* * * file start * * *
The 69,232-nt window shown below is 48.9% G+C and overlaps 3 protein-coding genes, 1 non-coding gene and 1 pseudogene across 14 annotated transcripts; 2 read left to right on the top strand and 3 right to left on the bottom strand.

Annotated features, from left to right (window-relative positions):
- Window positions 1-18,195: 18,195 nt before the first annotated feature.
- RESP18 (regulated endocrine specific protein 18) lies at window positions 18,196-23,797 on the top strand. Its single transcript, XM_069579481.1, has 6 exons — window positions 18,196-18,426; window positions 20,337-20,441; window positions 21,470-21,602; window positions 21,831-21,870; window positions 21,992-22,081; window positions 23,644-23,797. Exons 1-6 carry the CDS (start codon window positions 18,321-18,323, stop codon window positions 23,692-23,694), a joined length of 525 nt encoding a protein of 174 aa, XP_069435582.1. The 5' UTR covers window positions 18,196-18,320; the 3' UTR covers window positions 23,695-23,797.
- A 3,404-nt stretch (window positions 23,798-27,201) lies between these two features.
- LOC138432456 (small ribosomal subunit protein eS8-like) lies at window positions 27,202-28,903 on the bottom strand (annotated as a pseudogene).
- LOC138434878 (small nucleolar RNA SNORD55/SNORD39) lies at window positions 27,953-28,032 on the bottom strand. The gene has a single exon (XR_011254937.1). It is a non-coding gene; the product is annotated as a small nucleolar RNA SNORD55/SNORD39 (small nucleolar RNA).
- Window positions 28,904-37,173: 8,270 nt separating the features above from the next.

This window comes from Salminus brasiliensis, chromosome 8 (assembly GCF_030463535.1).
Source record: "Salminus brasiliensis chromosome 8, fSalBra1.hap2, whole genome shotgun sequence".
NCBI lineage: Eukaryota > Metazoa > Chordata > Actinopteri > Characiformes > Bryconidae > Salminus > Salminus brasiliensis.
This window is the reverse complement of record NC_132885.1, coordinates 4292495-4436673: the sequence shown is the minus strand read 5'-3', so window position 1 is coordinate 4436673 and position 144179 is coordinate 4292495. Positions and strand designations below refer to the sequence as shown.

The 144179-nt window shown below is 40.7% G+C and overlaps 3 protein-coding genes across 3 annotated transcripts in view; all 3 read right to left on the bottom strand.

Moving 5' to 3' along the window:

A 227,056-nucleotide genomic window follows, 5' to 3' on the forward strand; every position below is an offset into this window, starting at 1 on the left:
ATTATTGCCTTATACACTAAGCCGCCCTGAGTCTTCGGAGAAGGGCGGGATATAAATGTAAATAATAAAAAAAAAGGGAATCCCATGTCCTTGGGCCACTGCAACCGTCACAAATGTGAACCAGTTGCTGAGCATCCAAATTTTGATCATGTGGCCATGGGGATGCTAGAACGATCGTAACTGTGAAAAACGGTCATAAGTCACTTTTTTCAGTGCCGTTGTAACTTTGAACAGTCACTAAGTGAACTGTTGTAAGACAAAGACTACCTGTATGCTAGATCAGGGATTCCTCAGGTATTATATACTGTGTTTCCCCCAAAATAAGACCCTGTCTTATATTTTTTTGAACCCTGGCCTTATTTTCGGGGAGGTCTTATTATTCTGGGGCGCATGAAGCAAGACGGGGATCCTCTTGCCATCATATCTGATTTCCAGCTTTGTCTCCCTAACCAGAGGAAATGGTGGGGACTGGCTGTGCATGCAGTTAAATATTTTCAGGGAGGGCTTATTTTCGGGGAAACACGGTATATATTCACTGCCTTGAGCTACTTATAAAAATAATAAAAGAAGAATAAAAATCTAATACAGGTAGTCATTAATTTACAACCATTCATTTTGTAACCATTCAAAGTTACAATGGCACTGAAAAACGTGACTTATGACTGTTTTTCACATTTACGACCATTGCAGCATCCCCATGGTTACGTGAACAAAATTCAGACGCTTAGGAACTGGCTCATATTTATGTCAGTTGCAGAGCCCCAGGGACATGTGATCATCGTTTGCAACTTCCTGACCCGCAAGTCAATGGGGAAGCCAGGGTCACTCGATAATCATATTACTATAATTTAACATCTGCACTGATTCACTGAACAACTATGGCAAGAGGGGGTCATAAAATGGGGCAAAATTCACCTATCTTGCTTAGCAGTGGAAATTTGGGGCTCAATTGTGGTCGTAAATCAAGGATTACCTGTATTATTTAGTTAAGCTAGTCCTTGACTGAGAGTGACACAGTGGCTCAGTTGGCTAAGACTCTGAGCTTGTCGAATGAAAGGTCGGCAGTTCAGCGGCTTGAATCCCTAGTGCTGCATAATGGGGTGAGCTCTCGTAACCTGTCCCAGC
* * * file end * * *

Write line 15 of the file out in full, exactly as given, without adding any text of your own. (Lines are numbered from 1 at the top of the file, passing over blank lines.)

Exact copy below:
A 227,056-nucleotide genomic window follows, 5' to 3' on the forward strand; every position below is an offset into this window, starting at 1 on the left: